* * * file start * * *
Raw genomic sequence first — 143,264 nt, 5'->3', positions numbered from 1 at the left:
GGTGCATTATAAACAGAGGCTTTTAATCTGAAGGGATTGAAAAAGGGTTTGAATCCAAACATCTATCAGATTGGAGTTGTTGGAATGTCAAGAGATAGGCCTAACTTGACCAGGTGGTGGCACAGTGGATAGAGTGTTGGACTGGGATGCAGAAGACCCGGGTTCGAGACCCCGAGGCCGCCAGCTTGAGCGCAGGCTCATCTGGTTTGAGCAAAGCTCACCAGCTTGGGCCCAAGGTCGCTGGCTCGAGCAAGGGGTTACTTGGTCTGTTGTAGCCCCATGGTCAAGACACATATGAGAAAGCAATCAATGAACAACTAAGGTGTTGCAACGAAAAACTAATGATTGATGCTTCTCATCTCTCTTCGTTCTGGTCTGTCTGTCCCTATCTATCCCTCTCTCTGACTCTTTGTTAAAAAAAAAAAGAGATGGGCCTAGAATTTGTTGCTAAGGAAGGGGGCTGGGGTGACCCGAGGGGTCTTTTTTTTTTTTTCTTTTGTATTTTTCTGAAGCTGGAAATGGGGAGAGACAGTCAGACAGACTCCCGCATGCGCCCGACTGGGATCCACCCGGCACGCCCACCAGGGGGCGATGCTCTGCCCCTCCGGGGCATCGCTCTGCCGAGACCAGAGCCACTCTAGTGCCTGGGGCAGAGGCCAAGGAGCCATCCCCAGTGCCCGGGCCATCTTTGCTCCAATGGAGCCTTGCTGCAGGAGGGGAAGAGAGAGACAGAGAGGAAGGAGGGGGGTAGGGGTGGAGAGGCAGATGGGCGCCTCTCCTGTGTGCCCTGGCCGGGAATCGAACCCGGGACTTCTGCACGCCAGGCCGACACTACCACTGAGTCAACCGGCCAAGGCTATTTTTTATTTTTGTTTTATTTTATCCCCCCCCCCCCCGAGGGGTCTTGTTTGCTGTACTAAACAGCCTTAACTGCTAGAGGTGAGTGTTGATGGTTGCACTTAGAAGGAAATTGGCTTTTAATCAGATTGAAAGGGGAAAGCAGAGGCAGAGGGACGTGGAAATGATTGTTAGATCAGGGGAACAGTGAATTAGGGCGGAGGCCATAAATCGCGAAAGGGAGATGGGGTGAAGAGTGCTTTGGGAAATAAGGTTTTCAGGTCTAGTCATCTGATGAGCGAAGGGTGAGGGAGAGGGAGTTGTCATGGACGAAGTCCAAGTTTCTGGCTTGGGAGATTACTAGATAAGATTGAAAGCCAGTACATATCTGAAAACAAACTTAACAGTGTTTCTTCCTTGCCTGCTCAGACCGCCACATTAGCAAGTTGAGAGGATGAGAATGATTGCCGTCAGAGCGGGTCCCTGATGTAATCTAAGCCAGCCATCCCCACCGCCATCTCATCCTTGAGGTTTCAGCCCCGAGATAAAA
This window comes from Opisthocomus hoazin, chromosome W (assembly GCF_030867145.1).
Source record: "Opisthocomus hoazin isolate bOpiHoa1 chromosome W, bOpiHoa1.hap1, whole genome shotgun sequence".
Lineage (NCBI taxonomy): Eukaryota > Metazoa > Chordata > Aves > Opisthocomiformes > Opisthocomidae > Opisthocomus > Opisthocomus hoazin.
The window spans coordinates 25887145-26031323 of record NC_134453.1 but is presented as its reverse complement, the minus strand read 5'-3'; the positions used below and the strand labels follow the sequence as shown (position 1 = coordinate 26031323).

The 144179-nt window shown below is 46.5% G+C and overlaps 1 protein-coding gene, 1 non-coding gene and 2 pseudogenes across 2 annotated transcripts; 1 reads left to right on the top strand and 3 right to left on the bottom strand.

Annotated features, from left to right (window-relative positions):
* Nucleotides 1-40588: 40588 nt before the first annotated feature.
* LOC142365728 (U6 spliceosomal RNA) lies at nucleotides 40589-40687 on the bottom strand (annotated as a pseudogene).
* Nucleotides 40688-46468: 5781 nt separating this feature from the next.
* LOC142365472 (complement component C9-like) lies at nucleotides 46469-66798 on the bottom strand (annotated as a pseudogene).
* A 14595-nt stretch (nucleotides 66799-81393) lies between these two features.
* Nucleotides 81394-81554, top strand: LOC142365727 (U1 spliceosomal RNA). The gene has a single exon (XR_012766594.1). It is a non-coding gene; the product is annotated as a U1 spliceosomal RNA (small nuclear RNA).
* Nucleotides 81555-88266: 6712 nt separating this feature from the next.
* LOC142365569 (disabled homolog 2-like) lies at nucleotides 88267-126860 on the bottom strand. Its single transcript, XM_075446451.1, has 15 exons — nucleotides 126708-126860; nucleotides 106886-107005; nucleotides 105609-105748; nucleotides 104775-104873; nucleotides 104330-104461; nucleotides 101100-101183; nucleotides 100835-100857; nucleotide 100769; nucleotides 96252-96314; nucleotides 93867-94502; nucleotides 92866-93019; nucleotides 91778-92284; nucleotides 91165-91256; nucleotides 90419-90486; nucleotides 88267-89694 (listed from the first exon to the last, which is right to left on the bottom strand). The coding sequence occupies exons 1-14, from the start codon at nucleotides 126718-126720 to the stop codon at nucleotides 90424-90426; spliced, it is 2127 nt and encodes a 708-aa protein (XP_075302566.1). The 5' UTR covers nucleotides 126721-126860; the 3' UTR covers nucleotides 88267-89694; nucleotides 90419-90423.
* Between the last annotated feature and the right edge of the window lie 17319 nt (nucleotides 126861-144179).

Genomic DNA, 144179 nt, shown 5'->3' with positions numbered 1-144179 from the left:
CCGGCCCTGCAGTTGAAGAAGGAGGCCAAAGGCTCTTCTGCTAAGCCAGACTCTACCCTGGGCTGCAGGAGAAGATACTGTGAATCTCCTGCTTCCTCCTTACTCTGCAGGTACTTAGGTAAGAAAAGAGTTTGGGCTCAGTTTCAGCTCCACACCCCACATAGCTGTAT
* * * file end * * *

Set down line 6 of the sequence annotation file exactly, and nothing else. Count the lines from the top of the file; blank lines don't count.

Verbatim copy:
The window spans coordinates 25887145-26031323 of record NC_134453.1 but is presented as its reverse complement, the minus strand read 5'-3'; the positions used below and the strand labels follow the sequence as shown (position 1 = coordinate 26031323).